By Freya Ensbey.
The sudden death of Irish born Chef Darren Simpson in June 2017,
shook the hospitality industry. After a stint in a rehabilitation clinic for
alcoholism, Simpson ended up in hospital where he suffered from a heart attack
due to related illnesses.
In this undated photo released by Foxtel, Darren Simpson, left, poses with his co-hosts and fellow Chefs Anna Gare and Ben O’Donoghue during a promotion for their cooking show "The Best in Australia." (Foxtel via AP).
Born in Northern Ireland, Simpson was named UK’s Young Chef
of the Year at the tender age of 21, making him the youngest Chef to have ever
won the coveted award. His career took off from there, seeing him make the move
to Australia in 1999 to head the kitchen at Aqua Luna Bar and Restaurant in
Circular Quay, before his charismatic personality was noticed by television
networks, snatching him up to feature on shows like Sunrise, My Restaurant
Rules, Ready Steady Cook and to host Lifestyle FOOD’S The Best in Australia
with cook Anna Gare and Ben O’Donoghue.
Leaving behind two beautiful teenage sons and a loving
family, Simpson’s passing also left many in the industry, who loved and admired
him, speechless and shocked, including friend of over 22 years, Ben O’Donoghue.
We sat down with O’Donoghue to chat about his late friend,
the memories they shared in and out of the kitchen and the mental health issues
he has witnessed within the industry.
FE: Can you recall the first-time meeting Darren Simpson in London back in your
BO: I was about 25. He was the Sous Chef at The River Café.
I always remember because he’s Irish and I’m half Irish and we used to just
wind each other up because he was a Protestant and my family are staunch
Republicans, so we used to have a bit of banter.
FE: Many knew him for
his wide grin and belly laugh, what qualities do you recall most about him?
BO: I always remember him as a perfectionist in terms of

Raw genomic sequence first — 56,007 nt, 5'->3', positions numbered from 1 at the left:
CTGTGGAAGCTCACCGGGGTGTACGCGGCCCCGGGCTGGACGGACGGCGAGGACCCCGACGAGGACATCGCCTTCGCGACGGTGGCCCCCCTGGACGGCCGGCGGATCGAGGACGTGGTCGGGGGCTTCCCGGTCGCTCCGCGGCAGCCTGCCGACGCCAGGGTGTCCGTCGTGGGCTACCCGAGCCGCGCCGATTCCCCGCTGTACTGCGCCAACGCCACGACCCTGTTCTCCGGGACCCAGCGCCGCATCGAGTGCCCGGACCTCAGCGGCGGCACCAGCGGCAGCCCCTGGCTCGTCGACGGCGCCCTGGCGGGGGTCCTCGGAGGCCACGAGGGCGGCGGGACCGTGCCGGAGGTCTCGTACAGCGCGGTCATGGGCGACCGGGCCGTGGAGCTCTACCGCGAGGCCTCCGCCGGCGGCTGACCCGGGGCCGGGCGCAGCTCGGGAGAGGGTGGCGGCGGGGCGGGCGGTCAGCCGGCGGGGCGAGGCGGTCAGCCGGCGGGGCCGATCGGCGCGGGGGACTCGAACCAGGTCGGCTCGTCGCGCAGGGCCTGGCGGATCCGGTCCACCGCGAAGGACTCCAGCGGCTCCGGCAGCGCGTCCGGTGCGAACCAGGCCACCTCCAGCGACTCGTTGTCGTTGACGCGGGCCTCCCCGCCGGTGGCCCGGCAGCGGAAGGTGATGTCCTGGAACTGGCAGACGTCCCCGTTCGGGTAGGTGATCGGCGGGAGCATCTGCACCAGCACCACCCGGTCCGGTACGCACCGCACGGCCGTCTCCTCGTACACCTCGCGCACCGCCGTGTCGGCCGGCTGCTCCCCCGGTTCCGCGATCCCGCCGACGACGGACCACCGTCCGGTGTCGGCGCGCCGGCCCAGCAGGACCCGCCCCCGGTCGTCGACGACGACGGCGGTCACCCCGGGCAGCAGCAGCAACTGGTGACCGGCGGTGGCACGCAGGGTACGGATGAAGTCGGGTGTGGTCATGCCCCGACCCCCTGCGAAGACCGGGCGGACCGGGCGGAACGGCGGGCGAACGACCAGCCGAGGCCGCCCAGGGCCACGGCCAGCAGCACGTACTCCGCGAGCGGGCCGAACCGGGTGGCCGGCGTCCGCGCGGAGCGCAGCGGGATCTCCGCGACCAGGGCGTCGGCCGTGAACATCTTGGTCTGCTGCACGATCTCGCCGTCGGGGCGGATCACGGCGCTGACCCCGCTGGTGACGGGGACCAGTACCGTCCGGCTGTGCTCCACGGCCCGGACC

work. Outside of work he was a bit of a crazy man. When I got to London I made
friends with him and he introduced me to a lot of new friends and we just had a
good laugh. He lived in this little place in Notting Hill.
FE: With many awards
under his belt and a celebrity Chef status here in Australia, Darren was
respected amongst the best. Who was the Darren you knew outside of the kitchen,
what was he like as a person and a friend?
BO: He was a very charismatic person outside of the kitchen.
He had a great sense of humour, he was thoughtful and just really fun to be
around. He was the same in the kitchen too. He was a little bit dogmatic and a
real traditionalist. He had standards inside of the kitchen and outside of the
FE: Darren celebrated
many career highlights, a stable of cookbooks and much success as a
professional, it seemed a glamorous life from the outside, what do you think
was the trigger for Darren’s alcoholism?
BO: He never spoke to me about ever having a drinking
problem or any kind of vice. I think at times friends were aware there was an
issue. Personally, I don’t think it’s industry related, I think it’s a human
issue. I certainly think he was insecure as a person, what led to that I don’t
know, whether it was a deeper seeded issue like a family thing or whatever it
was, but I think that played a lot with it.
He needed people’s admiration. I always remember the feud he
had with Jamie Oliver and that was born out of his own jealousy. That to me
displayed a deep sense of insecurity, because he was a fantastic Chef. That to
me was what I noticed, a deep sense of insecurity that led to him using alcohol
as a crutch. He hid it quite well. In our industry we all like to go out and have
a bit of a good time and blow off some of the steam, but some people know when
to stop and some people don’t and it just appeared to be that he was one of
FE: It seems to be a
rather widespread issue amongst the hospitality industry with many Chefs
struggling with depression and substance abuse, what do you think needs to be
done to support those in need? Does more care need to be taken from the early
stages of apprenticeships and the grooming of young Chefs to be able to speak
openly about these issues?
BO: I know lots of people who have drug and alcohol issues
who aren’t Chefs. I think we need to identify our mental health issues, I don’t
think there’s a lot more stress placed on people now, it’s actually probably
getting a little easier.
For me it’s a mental health issue and public awareness of
knowing what the signs are when people are suffering from mental health. The, R
U OK? campaigns, and similar platforms are fantastic. It’s also an individual’s
responsibility to be able to say "I need help.”
Maybe there aren’t enough mentoring figures in our industry
where people feel like they can say, hey Chef, I’m having an issue and have
been made to feel a little inadequate. I know for a fact that Darren would have
never have said that, because I’ve known him for 25 years and he would never
admit weakness and that, I think, was his biggest issue.
FE: If you could
describe your good mate in three words, what would they be?
BO: A cheeky, pain in the arse! (with laughs).
R U OK? If you or
anyone you know is suffering from a substance addiction contact Lifeline to
receive help on 13 11 14.